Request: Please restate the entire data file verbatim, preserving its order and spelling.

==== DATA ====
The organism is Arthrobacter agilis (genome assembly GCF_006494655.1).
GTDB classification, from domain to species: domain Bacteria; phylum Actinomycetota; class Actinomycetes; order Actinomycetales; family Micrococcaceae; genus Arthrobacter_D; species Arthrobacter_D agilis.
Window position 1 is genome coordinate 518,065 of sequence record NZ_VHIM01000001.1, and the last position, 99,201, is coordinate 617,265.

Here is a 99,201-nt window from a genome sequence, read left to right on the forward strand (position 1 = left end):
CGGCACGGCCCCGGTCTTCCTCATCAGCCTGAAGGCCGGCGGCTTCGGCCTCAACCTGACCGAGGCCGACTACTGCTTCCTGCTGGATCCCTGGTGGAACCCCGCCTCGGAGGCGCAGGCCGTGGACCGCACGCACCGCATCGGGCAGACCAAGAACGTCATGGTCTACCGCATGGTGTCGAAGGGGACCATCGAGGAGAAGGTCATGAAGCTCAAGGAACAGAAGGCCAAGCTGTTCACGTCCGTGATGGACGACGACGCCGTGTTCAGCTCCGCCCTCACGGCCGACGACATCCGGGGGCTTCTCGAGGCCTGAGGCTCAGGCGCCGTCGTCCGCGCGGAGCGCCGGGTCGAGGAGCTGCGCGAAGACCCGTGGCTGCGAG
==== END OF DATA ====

The organism is Arthrobacter agilis (genome assembly GCF_006494655.1).
GTDB classification, from domain to species: domain Bacteria; phylum Actinomycetota; class Actinomycetes; order Actinomycetales; family Micrococcaceae; genus Arthrobacter_D; species Arthrobacter_D agilis.
Window position 1 is genome coordinate 518,065 of sequence record NZ_VHIM01000001.1, and the last position, 99,201, is coordinate 617,265.

Here is a 99,201-nt window from a genome sequence, read left to right on the forward strand (position 1 = left end):
CGGCACGGCCCCGGTCTTCCTCATCAGCCTGAAGGCCGGCGGCTTCGGCCTCAACCTGACCGAGGCCGACTACTGCTTCCTGCTGGATCCCTGGTGGAACCCCGCCTCGGAGGCGCAGGCCGTGGACCGCACGCACCGCATCGGGCAGACCAAGAACGTCATGGTCTACCGCATGGTGTCGAAGGGGACCATCGAGGAGAAGGTCATGAAGCTCAAGGAACAGAAGGCCAAGCTGTTCACGTCCGTGATGGACGACGACGCCGTGTTCAGCTCCGCCCTCACGGCCGACGACATCCGGGGGCTTCTCGAGGCCTGAGGCTCAGGCGCCGTCGTCCGCGCGGAGCGCCGGGTCGAGGAGCTGCGCGAAGACCCGTGGCTGCGAG